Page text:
A suspect was arrested but the authorities have never published the results of the investigation held after the murder of Ramata Diarra. For this reason the Malian singer is worried. He fears that in the end this crime will be another murder case that will never be solved.

(…) “Each time when elections are being held, two, three, even more than ten albinos disappear” Salif Keïta accuses. (…)

Translated by the webmaster FVDK.

The original article, in French, is much longer and reads as follows:

Il n’est pas question de baisser les bras malgré l’ampleur du désastre, martèle le chanteur malien Salif Keita. Il prépare, pour le mois de novembre 2018 à Bamako, un forum international sur le sort tragique des albinos, décimés aux quatre coins du continent africain, en toute impunité.

Salif Keita est encore sous le choc depuis qu’une fillette malienne de 5 ans, Ramata Diarra, a été enlevée par des hommes armés qui l’ont éventrée et décapitée, le 13 mai 2018 à Fana, dans le centre du Mali. Sa tête a été emportée par ses ravisseurs.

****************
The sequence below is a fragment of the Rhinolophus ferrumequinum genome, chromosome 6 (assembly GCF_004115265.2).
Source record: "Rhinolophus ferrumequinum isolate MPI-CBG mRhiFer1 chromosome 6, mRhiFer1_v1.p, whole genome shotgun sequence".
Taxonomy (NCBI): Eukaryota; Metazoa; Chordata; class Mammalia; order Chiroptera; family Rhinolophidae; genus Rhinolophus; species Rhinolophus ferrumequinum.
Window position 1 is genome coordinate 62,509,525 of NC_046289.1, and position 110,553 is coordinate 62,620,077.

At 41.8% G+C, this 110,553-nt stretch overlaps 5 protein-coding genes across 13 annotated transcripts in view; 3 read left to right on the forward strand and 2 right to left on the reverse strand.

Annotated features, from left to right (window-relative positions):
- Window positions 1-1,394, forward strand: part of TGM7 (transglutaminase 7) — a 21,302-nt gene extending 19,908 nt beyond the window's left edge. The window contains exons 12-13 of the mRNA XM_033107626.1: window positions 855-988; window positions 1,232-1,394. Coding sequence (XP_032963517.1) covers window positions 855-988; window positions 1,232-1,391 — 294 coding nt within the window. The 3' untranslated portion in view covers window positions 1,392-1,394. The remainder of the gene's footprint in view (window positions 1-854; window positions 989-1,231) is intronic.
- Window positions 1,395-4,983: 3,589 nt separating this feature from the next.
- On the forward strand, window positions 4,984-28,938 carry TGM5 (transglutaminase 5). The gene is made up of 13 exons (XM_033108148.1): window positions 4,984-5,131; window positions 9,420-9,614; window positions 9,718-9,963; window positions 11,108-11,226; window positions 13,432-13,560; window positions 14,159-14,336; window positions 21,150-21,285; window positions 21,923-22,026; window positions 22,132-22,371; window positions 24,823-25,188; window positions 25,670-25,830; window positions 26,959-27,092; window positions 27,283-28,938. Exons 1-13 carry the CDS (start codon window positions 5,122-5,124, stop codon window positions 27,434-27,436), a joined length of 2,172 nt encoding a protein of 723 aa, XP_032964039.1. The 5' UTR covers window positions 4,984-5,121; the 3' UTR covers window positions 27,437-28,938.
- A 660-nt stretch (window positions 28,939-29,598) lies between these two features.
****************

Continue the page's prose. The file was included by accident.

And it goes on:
Des crimes rituels qui restent impunis
Un suspect a été arrêté par la police, mais aucune suite de l’enquête n’a été rendue publique. D’où l’inquiétude du chanteur malien. Il a peur que ce crime s’ajoute à une série d’autres dont les enquêtes n’ont jamais abouti.

«Les albinos veulent vivre sans être poursuivis, sans être vendus en pièces détachées… Nous comptons sur les avocats extérieurs, pas sur les avocats maliens pour nous aider à creuser ce problème. Nous allons nous battre pour cela», a-t-il déclaré à la presse en lançant une campagne de sensibilisation sur l’albinisme.

Des Noirs à la peau blanche
Salif Keita est lui-même atteint d’albinisme, une maladie héréditaire qui provoque une absence partielle ou totale de pigmentation de la peau, des cheveux et des yeux. Des Noirs à la peau blanche perçus comme une malédiction.